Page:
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R.I.P.
 

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Distinguished SOTW Member, Forum Contributor 2015-
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I celebrate that I heard his music. Thank you, Bill.

For those that have never heard of him, check it out. No excuses for missing out on this man's contributions.
 

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A friend of mine recounted when Watrous walked into a One o’Clock rehearsal at North Texas and asked, “Don’t they have an accounting school here? I’m not working so what makes you think you’re going to work”.
Brutal, but true.
 

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I remember the first time I heard him on some music my band director was playing as class was starting.
I was like whoa! WTH is this!?!?!?
Been meaning to see him around town forever, but never had the time...
RIP...
 

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I attended a trombone clinic given by Bill Watrous at the University of Utah hoping to learn something that would improve my brass teaching. As usual the clinic quickly got to the questions about his mouthpiece and equipment. His answer was, "For several years I spent a lot of time and money trying different set ups and discovered that in two weeks I sounded the same as I always did. Then I learned that in order to sound different, I needed to change my concept." At that time and place in the 1970's my search for the holy grail of sax mouthpieces ended. Thanks Bill.
 

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A tremendous player with incredible chops and good taste. I always enjoyed his work and was very fortunate to have heard him many years back. Sorry to hear the news.
 

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Those of us of a "certain age" fondly remember his two Manhattan Wildlife Refuge albums from the mid-1970s. Less well-known: in the mid-1960s he did a couple of easy-listening albums, one called "In Love Again" under the name William Russell Watrous and the other, with The Walter Raim Concept, ‎"Love Themes For The Underground, The Establishment & Other Sub Cultures Not Yet Known." Oh yeah.

His NY Times obit mentions that he almost joined a minor league baseball team when he was in his 40s.

He was so fluid with incredible range, speed, and lyricism, and he made it all look completely effortless. He also tended to blather endlessly when he was fronting a big band, which I heard him do on a few occasions. I always had the feeling he was trying to play as little as possible, or maybe rest as much as possible between numbers. Maybe it wasn't as effortless as it looked. Trombone-playing isn't for the faint of heart and he kept it up at an incredibly high level into his 70s and for all I know basically until the end of his life.
 

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In the 70s I was at UC Northridge.
I wasn't in the A band but would listen in.
Bill was working with the trombone section.
They were having trouble with articulation so he played flight of the Bumblebee up to speed and tongued every note faster than I could play it on the flute.
 

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Distinguished SOTW Member, Forum Contributor 2015-
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Those of us of a "certain age" fondly remember his two Manhattan Wildlife Refuge albums from the mid-1970s.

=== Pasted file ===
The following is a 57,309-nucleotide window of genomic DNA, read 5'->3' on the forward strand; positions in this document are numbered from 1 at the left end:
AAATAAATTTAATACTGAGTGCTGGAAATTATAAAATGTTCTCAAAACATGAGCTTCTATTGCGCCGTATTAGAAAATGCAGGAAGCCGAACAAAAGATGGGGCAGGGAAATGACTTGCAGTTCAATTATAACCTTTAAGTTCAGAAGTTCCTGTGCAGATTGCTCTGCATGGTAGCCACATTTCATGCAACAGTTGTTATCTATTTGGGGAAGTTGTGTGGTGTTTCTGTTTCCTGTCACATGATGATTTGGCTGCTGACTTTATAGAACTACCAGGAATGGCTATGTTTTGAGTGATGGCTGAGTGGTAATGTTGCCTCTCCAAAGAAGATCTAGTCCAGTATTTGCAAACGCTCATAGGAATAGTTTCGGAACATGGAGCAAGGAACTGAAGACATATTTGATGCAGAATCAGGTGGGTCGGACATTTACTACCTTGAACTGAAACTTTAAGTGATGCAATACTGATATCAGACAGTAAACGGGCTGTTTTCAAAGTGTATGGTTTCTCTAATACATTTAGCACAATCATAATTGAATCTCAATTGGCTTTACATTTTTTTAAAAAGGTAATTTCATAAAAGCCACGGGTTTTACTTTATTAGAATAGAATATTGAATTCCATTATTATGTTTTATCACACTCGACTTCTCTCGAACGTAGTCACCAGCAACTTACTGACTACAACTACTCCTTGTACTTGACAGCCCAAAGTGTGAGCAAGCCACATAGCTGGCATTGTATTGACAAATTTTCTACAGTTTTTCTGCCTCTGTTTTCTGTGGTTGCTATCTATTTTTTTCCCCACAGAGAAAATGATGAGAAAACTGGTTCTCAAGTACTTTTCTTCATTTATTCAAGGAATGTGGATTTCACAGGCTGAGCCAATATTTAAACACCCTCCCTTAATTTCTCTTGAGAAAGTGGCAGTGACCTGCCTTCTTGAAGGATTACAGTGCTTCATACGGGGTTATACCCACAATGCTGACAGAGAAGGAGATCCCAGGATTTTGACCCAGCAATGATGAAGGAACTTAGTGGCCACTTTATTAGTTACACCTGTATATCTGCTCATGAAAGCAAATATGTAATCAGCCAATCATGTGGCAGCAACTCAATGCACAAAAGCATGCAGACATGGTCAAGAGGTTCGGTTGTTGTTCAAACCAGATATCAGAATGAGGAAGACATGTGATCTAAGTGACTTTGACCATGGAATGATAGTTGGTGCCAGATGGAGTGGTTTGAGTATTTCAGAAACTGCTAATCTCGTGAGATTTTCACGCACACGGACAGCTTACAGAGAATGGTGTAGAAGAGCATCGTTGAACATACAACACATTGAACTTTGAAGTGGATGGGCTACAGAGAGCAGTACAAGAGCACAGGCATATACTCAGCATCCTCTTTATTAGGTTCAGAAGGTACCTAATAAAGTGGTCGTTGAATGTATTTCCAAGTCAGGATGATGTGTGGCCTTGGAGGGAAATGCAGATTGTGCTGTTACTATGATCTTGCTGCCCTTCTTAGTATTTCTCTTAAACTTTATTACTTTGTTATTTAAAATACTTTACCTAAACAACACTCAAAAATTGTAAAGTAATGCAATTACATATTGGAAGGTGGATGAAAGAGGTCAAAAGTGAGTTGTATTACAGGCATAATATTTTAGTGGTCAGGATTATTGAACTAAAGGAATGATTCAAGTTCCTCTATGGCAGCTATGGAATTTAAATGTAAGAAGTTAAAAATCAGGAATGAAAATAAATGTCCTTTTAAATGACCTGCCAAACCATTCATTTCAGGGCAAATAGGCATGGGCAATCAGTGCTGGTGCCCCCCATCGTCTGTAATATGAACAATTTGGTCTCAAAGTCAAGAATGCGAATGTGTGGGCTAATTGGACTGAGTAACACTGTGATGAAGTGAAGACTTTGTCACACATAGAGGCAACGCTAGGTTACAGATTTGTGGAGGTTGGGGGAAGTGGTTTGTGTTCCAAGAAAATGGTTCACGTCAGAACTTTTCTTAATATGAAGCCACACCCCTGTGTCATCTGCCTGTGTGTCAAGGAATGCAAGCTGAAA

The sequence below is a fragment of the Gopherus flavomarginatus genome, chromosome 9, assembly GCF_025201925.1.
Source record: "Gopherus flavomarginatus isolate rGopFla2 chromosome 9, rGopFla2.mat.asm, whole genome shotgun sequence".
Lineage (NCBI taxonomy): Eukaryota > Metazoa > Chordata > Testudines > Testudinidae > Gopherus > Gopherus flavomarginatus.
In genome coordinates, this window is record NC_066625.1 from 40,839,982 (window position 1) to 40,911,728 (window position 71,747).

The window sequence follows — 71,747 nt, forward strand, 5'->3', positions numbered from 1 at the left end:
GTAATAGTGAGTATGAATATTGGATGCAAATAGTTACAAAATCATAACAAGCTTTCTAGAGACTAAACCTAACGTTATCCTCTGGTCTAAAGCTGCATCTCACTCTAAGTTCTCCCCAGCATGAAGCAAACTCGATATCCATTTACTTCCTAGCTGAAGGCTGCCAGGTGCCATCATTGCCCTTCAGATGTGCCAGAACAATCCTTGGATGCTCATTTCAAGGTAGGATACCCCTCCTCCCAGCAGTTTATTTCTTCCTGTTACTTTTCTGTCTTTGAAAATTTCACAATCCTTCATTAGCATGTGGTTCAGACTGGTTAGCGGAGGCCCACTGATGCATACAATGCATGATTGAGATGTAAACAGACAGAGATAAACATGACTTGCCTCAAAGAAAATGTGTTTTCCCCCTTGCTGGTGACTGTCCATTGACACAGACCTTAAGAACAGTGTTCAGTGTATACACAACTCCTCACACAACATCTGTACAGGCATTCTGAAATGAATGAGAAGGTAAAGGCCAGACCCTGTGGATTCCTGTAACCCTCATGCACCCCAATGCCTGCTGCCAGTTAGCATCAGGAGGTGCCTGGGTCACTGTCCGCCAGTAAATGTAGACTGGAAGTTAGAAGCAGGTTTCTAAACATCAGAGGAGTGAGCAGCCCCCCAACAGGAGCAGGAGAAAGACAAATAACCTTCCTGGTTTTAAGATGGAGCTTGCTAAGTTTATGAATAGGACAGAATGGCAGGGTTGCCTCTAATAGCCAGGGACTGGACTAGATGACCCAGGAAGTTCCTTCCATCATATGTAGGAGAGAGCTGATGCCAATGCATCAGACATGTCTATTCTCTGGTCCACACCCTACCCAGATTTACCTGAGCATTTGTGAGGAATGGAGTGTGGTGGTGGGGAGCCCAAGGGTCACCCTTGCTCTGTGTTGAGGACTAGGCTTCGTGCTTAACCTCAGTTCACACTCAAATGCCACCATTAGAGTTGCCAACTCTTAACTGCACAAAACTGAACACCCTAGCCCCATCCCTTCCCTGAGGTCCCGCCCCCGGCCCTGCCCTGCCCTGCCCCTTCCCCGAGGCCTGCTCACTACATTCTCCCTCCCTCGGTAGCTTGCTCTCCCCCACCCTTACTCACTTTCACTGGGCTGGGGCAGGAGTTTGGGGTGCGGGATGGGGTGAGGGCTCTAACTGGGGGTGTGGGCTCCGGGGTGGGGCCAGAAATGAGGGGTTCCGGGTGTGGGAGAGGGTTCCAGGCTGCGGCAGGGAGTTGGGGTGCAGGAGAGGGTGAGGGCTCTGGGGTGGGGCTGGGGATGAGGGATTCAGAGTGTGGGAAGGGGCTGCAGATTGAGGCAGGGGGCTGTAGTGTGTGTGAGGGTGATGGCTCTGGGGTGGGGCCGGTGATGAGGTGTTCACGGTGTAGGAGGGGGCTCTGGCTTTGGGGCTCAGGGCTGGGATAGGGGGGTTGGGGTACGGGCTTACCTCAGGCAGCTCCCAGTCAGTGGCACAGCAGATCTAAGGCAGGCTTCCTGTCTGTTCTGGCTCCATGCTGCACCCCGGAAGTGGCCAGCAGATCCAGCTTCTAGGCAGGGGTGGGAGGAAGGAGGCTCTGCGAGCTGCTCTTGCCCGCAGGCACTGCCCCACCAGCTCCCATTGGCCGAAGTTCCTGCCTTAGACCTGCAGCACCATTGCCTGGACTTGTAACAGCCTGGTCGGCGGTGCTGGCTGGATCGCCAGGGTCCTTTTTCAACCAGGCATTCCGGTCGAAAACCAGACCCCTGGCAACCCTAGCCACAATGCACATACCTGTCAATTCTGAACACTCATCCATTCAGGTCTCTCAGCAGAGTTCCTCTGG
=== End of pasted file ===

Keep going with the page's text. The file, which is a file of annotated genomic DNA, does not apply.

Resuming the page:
Yes!

Maybe it wasn't as effortless as it looked. Trombone-playing isn't for the faint of heart and he kept it up at an incredibly high level into his 70s...
Amen. I’ve a friend that has been playing bass trombone for 50+ years, that had a shoulder rebuild a couple years ago. Tough. Committed.
 

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Those of us of a "certain age" fondly remember his two Manhattan Wildlife Refuge albums from the mid-1970s. Less well-known: in the mid-1960s he did a couple of easy-listening albums, one called "In Love Again" under the name William Russell Watrous and the other, with The Walter Raim Concept, ‎"Love Themes For The Underground, The Establishment & Other Sub Cultures Not Yet Known." Oh yeah.

His NY Times obit mentions that he almost joined a minor league baseball team when he was in his 40s.

He was so fluid with incredible range, speed, and lyricism, and he made it all look completely effortless. He also tended to blather endlessly when he was fronting a big band, which I heard him do on a few occasions. I always had the feeling he was trying to play as little as possible, or maybe rest as much as possible between numbers. Maybe it wasn't as effortless as it looked. Trombone-playing isn't for the faint of heart and he kept it up at an incredibly high level into his 70s and for all I know basically until the end of his life.
Rackety - I guess you and I are of that same certain age, LOL. Watrous and members of the Manhattan Wildlife Refuge did a clinic and concert for area high school stage bands in NJ in the early 70's which my HS band took part in. The concert at night was terrific. I can recall a few weeks later playing the "MWR" recording for our band's piano player's Father (himself a Bass player) who refused to believe that Watrous wasn't playing a valve trombone. He could articulate that fast and that cleanly. Beautiful tone too!
 

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Distinguished SOTW Member, Forum Contributor 2007-
saxophone, flutes and lil' bit of clarinet
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Very sad. Hadn’t heard. Thanks
 

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Distinguished SOTW Member/Forum Contributor 2012
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